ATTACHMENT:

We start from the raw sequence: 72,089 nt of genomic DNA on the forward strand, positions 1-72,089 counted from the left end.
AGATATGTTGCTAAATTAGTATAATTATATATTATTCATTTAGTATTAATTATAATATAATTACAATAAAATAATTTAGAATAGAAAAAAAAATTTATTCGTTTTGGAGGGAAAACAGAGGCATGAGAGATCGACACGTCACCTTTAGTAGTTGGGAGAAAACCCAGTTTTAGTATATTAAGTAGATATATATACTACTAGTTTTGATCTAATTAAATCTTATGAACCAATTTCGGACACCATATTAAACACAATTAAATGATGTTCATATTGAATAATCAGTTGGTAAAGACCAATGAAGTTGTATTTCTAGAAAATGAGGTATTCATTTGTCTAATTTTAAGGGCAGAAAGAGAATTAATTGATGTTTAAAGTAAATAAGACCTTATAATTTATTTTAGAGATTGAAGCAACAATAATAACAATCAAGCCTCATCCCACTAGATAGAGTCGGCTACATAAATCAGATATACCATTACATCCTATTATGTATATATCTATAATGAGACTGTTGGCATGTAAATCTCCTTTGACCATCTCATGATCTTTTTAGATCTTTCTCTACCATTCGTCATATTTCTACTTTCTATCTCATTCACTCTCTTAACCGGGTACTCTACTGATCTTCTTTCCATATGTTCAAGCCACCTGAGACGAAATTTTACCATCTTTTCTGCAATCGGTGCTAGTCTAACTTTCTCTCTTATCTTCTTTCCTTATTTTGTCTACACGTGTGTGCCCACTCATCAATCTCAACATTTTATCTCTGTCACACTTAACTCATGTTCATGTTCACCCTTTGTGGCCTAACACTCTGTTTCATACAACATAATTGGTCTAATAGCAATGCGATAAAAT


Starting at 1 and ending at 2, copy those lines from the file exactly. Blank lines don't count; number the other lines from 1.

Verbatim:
We start from the raw sequence: 72,089 nt of genomic DNA on the forward strand, positions 1-72,089 counted from the left end.
AGATATGTTGCTAAATTAGTATAATTATATATTATTCATTTAGTATTAATTATAATATAATTACAATAAAATAATTTAGAATAGAAAAAAAAATTTATTCGTTTTGGAGGGAAAACAGAGGCATGAGAGATCGACACGTCACCTTTAGTAGTTGGGAGAAAACCCAGTTTTAGTATATTAAGTAGATATATATACTACTAGTTTTGATCTAATTAAATCTTATGAACCAATTTCGGACACCATATTAAACACAATTAAATGATGTTCATATTGAATAATCAGTTGGTAAAGACCAATGAAGTTGTATTTCTAGAAAATGAGGTATTCATTTGTCTAATTTTAAGGGCAGAAAGAGAATTAATTGATGTTTAAAGTAAATAAGACCTTATAATTTATTTTAGAGATTGAAGCAACAATAATAACAATCAAGCCTCATCCCACTAGATAGAGTCGGCTACATAAATCAGATATACCATTACATCCTATTATGTATATATCTATAATGAGACTGTTGGCATGTAAATCTCCTTTGACCATCTCATGATCTTTTTAGATCTTTCTCTACCATTCGTCATATTTCTACTTTCTATCTCATTCACTCTCTTAACCGGGTACTCTACTGATCTTCTTTCCATATGTTCAAGCCACCTGAGACGAAATTTTACCATCTTTTCTGCAATCGGTGCTAGTCTAACTTTCTCTCTTATCTTCTTTCCTTATTTTGTCTACACGTGTGTGCCCACTCATCAATCTCAACATTTTATCTCTGTCACACTTAACTCATGTTCATGTTCACCCTTTGTGGCCTAACACTCTGTTTCATACAACATAATTGGTCTAATAGCAATGCGATAAAAT